Running with Code Like with scissors, only more dangerous


My C# 4.0 Wishlist, Part 3: The Return of Const-ness

In C++, I can decorate member functions with the const modifier, which indicates that calling the member function will not modify the internal state of the object.  Here’s a sample class definition:


   1:  class CTest
   2:  {
   3:  private:
   4:      int m_nVal;
   6:  public:
   7:      CTest(void);
   8:      ~CTest(void);
   9:      int GetValue() const;
  10:      void SetValue(int value);
  11:      int Add(int value) const;
  12:  };

   1:  #include "Test.h"
   3:  CTest::CTest(void)
   4:  {
   5:  }
   7:  CTest::~CTest(void)
   8:  {
   9:  }
  11:  int CTest::Add(int value) const
  12:  {
  13:      return value + m_nVal;
  14:  }
  16:  int CTest::GetValue() const
  17:  {
  18:      return m_nVal;
  19:  }
  21:  void CTest::SetValue(int value) 
  22:  {
  23:      m_nVal = value;
  24:  }

This example demonstrates wrapping an integer value, and shows how GetValue() and Add() can be const by not modifying any internal values.  Now, if I change the Add method to a void type, and add the value to the internal state, I get a compiler error.  Here’s the updated method:

   1:  void CTest::Add(int value) const
   2:  {
   3:      return SetValue(value + m_nVal);
   4:  }


error C2662: ‘CTest::SetValue’ : cannot convert ‘this’ pointer from ‘const CTest’ to ‘CTest &’

I get a similar error (about lvalue type casting) if I just set the value within the Add method.

So how should this apply in C#?  Realistically, I think I’d like it to just apply to member functions and properties.  There are a lot of ways to use const in C and C++ – it’s almost scary, actually (could you imagine using one parameter and having three const modifiers?).  In C#, I’d just like it to be part of the method contract:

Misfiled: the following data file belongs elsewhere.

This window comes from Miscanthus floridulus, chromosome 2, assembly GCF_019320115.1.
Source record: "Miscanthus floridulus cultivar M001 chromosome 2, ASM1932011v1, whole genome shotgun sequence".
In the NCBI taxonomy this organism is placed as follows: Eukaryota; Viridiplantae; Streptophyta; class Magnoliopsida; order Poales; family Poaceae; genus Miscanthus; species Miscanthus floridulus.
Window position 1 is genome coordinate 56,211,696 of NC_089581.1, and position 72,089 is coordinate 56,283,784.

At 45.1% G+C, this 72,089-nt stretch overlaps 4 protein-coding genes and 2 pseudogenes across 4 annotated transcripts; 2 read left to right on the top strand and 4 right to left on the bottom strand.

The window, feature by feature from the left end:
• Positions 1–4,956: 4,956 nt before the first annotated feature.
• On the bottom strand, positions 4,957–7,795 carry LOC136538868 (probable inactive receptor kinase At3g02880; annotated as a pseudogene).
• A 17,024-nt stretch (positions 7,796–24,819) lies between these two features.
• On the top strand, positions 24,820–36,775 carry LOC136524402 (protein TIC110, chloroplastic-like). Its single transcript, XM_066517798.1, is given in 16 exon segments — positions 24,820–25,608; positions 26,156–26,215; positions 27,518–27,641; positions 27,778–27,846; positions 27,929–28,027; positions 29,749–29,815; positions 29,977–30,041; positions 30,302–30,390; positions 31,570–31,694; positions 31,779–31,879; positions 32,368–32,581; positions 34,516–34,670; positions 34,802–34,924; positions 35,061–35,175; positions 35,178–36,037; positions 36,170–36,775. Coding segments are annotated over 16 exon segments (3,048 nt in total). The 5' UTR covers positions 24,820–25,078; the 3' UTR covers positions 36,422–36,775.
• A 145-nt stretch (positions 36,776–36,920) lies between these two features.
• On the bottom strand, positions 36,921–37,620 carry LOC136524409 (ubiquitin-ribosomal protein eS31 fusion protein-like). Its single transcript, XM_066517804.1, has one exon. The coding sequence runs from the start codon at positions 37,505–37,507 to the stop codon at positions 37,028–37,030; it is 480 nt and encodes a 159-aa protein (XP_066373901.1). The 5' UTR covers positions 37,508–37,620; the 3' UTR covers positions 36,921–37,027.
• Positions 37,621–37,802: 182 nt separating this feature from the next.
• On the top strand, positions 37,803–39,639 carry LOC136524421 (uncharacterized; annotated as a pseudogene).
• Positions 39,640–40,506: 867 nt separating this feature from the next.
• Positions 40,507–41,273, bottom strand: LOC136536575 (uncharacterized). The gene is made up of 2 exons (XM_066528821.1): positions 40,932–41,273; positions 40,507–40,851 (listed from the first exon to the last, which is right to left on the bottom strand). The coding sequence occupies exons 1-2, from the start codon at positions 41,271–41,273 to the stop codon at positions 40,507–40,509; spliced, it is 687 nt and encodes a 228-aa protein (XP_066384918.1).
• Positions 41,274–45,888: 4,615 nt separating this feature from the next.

1:  public class Class1
   2:  {
   3:      private string m_firstName, m_lastName;
   4:      private int m_val;
   6:      public int Value
   7:      {
   8:          get const
   9:          {
  10:              return m_val;
  11:          }
  12:          set
  13:          {
  14:              m_val = value;
  15:          }
  16:      }
  18:      public string GetName() const
  19:      {
  20:          return string.Format("{0}, {1}", m_lastName, m_firstName);
  21:      }
  22:  }

In both of these examples, we can tell that the internal state of the object itself isn’t modified (note that the const modifier only applies to the get method of the Value property).  It provides the user of the class additional information, and it helps to enforce the contract on the side of the class author.

Implementation in the compiler: add a System.Runtime.CompilerServices.ConstMethodAttribute and apply it to the methods as marked.  Add a static code analysis rule that checks to see if a method could be marked as const, and if so, flag a warning.

I don’t know that there are compiler optimizations that can be made, but one way or another, I think that it’s a good method with which to give additional information about method implementations.  Sometimes we don’t want to call properties or methods if we know that it can cause side effects, because let’s be honest: the base class library’s documentation isn’t always 100% clear.  That’s why we need tools like .NET Reflector.  One more tool to help our code be self-documenting is one more good thing.

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